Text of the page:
I think it's wrong to impugn the motives of people you don't know. Maybe the people that moved to Capitol Hill and live in the fancy new digs are there for the same reason several generations of people have moved there before them. It's a nice neighborhood, centrally located, good public transportation, no real need to own a car, open after dark, with plenty of interesting things to do. For a lot of the people who live in those fancy new digs, the queer aspect of Capitol Hill is also compelling - plenty of them are helping keep the gay bars open. This dude's dystopian idea of the tech drones who never set foot on the street they live on is completely at odds with what's really happening in the neighborhood. The rising rents are definitely changing what it means to live on Capitol Hill, but those who can afford it are showing up for pretty much the same reasons everyone showed up before.
@16 yes!!
When Amazon collapses due to criminal accounting practices when reporting to the SEC rents and everything else in Seattle will start to come down.
I'm glad he's speaking on behalf of many long time Capitol Hill people. I've been in this neighborhood for 26 years and I can tell you, the gritty, eclectic neighborhood has almost completely disappeared. I love his satirical and acerbic work! Keep it coming!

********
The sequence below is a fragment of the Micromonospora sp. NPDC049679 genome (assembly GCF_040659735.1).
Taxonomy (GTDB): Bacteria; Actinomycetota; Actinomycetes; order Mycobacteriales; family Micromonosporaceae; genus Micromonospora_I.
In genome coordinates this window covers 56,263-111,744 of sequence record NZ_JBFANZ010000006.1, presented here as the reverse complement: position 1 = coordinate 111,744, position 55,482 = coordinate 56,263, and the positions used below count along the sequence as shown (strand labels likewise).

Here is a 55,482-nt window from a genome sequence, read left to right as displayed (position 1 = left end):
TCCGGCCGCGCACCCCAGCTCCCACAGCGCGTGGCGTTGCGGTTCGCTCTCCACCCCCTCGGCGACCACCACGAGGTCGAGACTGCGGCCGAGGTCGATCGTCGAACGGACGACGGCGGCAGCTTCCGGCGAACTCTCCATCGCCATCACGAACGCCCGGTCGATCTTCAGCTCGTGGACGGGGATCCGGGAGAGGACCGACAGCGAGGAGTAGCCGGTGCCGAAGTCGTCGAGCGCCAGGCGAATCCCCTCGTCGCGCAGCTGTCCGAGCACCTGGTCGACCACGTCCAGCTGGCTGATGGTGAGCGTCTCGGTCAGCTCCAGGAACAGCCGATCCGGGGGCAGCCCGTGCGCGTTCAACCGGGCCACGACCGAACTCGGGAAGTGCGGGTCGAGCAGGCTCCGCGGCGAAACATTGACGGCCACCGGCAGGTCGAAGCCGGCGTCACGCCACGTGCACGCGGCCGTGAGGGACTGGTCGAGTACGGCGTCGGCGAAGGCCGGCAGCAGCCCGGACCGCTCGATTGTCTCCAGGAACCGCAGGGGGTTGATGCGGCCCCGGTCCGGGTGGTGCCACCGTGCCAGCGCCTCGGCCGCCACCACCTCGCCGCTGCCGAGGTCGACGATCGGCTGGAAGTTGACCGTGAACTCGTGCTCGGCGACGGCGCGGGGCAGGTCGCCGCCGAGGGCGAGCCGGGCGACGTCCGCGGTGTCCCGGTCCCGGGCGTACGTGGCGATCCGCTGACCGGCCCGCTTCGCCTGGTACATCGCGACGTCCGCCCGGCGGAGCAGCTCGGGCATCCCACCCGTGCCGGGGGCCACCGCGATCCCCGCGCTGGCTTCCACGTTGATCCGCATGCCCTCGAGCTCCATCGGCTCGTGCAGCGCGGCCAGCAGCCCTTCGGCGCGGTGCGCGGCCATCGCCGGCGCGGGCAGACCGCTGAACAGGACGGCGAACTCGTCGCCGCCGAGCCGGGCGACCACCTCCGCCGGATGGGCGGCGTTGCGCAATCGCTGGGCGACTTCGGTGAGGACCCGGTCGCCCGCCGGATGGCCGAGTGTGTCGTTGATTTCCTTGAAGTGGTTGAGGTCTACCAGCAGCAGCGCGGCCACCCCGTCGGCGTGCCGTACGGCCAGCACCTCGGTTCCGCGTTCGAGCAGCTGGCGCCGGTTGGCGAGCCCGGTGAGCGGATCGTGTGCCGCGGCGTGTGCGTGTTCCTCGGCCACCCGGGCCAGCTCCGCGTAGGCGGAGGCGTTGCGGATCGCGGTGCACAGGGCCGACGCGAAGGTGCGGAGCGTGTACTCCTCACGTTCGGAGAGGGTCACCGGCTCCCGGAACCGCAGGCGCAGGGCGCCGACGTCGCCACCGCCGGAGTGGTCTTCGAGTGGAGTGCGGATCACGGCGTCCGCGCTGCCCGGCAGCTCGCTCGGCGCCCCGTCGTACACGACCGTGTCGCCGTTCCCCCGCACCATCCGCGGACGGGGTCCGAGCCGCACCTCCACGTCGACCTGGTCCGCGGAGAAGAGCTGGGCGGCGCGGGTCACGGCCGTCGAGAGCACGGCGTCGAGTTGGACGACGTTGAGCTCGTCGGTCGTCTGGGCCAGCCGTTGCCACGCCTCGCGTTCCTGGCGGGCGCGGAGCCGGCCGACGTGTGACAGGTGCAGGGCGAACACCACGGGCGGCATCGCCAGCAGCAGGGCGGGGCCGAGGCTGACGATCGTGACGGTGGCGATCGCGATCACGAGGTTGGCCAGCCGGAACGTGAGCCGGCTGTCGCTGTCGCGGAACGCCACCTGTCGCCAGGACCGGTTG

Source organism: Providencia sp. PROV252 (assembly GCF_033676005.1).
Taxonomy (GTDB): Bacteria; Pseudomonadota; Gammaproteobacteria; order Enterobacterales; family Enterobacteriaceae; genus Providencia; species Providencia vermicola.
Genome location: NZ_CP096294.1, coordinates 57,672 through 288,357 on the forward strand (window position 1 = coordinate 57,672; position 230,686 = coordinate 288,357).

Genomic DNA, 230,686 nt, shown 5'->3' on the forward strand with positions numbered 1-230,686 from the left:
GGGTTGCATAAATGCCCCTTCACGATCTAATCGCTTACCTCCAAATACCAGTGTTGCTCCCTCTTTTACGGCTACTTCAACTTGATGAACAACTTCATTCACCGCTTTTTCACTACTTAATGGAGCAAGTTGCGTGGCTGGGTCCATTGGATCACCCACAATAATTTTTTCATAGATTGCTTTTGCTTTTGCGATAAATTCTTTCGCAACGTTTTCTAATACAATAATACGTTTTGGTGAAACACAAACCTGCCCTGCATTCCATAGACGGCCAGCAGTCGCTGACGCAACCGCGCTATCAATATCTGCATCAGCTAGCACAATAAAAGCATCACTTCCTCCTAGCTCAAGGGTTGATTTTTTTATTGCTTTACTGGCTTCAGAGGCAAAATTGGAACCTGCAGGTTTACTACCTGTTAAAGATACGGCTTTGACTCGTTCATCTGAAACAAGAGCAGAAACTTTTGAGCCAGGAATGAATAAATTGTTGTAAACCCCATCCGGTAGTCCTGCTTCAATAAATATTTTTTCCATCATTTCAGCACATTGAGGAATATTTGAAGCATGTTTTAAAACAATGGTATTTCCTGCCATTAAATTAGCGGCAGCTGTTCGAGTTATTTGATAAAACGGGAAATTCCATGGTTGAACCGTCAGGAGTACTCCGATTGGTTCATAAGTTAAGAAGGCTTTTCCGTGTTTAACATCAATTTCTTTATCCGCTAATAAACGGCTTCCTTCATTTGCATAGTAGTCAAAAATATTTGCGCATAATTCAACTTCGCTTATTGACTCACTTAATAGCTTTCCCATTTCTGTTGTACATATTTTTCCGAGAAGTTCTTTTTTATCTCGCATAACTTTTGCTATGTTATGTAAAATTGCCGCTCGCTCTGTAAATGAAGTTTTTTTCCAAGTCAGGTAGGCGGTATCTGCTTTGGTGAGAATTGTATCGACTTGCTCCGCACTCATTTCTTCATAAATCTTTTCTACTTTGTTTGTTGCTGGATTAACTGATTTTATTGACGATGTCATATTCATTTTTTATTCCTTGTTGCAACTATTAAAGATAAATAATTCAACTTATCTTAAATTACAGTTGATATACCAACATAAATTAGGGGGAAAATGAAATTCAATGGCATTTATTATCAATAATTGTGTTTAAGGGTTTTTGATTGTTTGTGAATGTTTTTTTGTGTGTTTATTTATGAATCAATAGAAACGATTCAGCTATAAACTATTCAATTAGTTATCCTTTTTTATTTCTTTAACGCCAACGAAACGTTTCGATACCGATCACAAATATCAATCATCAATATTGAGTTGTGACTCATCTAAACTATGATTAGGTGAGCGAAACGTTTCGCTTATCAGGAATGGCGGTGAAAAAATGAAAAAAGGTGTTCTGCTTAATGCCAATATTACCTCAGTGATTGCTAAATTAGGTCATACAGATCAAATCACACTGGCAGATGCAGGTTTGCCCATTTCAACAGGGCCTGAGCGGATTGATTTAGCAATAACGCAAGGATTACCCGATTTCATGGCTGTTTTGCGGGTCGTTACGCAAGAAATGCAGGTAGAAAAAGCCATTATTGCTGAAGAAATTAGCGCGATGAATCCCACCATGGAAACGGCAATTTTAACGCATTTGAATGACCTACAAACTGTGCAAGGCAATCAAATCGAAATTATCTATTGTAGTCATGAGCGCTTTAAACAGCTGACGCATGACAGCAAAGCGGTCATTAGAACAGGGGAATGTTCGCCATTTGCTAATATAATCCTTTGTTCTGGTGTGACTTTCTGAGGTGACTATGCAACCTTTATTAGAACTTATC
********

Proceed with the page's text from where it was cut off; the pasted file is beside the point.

I'm a self-identified woo girl. I grew up in the UDistrict and went away for college. Thinking about moving back, I was looking for places in Capitol Hill. That said, I hate Panera bread, I deplore Amazon, and I always loved the community that I sensed in Capitol Hill. My question is, and I'm serious about this, would it be better if I just stayed away? Does my mere presence encourage the gentrification that we are seeing? Is there a way that a pretty basic, straight, woo girl can be a helpful presence or should I just give in to my demographic and go back to NE Seattle/Queen Anne?
Another gentrifier against gentrification. Also: fluffy beard and no pubes? Over-curated.
Ah, yes! "Hipster" as perjorative. The quickest attack from shlubby, unremarkable, confidence-lacking shitsacks everywhere as soon as a person puts more than 30 seconds of time into their daily appearance. Didn't see that very relevant jab coming.

For the record, the newcomers do not often patronize any relevant or worthwhile businesses on the hill, just the chain stores and idiot bars and whatever Dave Meinert tells them is cool. They'd rather Pony was a Dave and Buster's, I guarantee you.

And yes if you're not queer or a weirdo or have a general respect for the character of a neighborhood, you should stay away, If you moved here yesterday you should take note of a neighborhood's vibe and do "as the Romans do." Everyone is just burning Rome to the ground and building a plastic replica of what they just left behind on top of it.